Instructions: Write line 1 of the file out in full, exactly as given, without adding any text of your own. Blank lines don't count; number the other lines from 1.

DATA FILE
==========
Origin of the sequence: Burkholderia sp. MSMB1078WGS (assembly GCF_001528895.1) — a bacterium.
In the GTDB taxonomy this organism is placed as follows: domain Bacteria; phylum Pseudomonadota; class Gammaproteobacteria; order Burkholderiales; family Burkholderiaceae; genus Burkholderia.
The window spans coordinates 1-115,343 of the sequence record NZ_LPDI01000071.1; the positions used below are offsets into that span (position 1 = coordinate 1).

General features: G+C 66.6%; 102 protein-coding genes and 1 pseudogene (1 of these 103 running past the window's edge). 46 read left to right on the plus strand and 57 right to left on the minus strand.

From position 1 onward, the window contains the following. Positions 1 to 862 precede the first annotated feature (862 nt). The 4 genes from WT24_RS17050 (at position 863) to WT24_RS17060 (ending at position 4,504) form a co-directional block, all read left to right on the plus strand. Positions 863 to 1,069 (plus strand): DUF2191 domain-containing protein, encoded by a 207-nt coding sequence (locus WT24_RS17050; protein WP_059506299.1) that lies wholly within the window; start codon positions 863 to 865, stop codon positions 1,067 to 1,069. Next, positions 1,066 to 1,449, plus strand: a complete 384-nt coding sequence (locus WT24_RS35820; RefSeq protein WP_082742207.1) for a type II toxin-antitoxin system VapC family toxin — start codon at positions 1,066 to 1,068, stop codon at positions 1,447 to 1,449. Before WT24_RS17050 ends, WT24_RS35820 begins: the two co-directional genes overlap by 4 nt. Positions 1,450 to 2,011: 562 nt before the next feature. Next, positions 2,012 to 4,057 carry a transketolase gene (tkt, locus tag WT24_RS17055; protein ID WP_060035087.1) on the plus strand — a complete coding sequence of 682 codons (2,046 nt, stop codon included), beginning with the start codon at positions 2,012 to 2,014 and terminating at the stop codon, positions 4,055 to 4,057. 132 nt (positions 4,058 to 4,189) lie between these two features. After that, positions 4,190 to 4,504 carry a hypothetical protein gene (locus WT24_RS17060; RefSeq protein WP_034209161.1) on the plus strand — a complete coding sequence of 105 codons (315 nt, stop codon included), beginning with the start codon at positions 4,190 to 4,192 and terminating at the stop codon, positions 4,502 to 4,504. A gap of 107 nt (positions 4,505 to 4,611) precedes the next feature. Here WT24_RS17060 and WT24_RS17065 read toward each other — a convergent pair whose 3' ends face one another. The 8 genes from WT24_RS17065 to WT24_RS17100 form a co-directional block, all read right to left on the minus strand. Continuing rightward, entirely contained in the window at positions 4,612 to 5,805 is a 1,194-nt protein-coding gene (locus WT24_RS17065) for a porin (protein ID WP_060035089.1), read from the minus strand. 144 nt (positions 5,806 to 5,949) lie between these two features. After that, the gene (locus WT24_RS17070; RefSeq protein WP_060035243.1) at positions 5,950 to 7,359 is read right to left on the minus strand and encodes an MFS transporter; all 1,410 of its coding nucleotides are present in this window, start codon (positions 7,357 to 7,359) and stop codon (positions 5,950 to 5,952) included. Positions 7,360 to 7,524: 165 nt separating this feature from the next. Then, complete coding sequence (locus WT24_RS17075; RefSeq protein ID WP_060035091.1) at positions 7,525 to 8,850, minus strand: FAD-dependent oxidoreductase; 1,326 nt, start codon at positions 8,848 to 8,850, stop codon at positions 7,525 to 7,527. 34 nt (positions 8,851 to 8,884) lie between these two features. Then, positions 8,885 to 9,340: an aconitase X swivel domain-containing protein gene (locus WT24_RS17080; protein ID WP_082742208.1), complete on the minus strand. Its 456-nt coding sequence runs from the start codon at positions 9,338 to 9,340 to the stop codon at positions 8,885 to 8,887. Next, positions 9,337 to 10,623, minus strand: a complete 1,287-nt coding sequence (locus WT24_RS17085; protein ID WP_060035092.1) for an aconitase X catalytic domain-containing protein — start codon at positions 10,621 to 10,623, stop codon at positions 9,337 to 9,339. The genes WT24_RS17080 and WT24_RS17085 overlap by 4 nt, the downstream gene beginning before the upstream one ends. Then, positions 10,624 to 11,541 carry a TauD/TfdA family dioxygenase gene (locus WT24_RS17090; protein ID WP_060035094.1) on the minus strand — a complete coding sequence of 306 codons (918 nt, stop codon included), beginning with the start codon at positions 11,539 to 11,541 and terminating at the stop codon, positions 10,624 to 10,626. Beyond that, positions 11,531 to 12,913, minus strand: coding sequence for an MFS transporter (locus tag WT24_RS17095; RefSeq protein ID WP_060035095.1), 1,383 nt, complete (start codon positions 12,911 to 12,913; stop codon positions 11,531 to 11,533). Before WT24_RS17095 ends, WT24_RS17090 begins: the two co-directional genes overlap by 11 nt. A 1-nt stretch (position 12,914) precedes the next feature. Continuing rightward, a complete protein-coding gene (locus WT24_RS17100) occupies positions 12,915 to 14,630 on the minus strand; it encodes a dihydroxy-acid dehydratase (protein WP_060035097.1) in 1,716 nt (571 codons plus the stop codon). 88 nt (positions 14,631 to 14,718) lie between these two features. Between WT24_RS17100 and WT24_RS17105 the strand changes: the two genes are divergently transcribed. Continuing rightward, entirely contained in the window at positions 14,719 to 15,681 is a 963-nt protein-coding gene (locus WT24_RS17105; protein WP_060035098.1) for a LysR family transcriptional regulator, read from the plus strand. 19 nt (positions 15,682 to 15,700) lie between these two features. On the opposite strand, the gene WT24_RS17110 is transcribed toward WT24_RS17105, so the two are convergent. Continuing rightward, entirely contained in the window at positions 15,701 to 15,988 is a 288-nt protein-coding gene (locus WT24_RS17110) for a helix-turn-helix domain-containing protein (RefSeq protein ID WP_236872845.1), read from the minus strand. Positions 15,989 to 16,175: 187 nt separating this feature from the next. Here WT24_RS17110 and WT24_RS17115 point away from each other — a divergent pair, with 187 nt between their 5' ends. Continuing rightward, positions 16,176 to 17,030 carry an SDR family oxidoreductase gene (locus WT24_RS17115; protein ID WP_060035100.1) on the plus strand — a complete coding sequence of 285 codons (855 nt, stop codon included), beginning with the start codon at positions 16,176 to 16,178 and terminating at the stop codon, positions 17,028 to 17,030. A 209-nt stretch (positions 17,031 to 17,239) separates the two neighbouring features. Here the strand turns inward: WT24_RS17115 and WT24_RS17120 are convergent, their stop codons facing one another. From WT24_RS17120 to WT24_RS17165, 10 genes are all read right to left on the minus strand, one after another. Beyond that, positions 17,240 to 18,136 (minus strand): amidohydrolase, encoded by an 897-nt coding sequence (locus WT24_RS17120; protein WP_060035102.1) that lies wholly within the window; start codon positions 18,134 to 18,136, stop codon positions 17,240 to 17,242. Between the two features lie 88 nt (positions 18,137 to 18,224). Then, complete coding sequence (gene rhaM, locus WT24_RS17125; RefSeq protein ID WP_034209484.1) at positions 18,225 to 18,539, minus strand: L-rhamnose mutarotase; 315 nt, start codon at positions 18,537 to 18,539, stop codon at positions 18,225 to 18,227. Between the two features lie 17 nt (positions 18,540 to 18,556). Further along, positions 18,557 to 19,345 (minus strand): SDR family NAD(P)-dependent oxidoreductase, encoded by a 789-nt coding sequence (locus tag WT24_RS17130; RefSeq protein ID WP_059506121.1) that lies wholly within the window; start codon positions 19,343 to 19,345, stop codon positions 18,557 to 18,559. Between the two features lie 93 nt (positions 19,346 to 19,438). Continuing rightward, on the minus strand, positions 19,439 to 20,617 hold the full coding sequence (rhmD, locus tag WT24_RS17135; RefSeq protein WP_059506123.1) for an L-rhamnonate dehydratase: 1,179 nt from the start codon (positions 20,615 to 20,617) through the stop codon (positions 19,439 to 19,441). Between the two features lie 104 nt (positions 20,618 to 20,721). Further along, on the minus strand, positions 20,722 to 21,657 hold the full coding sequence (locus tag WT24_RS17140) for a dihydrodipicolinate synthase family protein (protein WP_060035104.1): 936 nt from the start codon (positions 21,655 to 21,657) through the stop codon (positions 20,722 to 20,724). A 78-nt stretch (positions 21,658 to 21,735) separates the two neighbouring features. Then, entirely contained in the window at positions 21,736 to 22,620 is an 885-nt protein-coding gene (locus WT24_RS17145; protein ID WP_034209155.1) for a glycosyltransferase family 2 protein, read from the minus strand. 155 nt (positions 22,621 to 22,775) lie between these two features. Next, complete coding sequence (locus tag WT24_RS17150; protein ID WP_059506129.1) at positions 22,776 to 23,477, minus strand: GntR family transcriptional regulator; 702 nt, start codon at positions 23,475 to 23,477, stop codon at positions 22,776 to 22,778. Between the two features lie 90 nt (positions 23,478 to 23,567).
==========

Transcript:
Origin of the sequence: Burkholderia sp. MSMB1078WGS (assembly GCF_001528895.1) — a bacterium.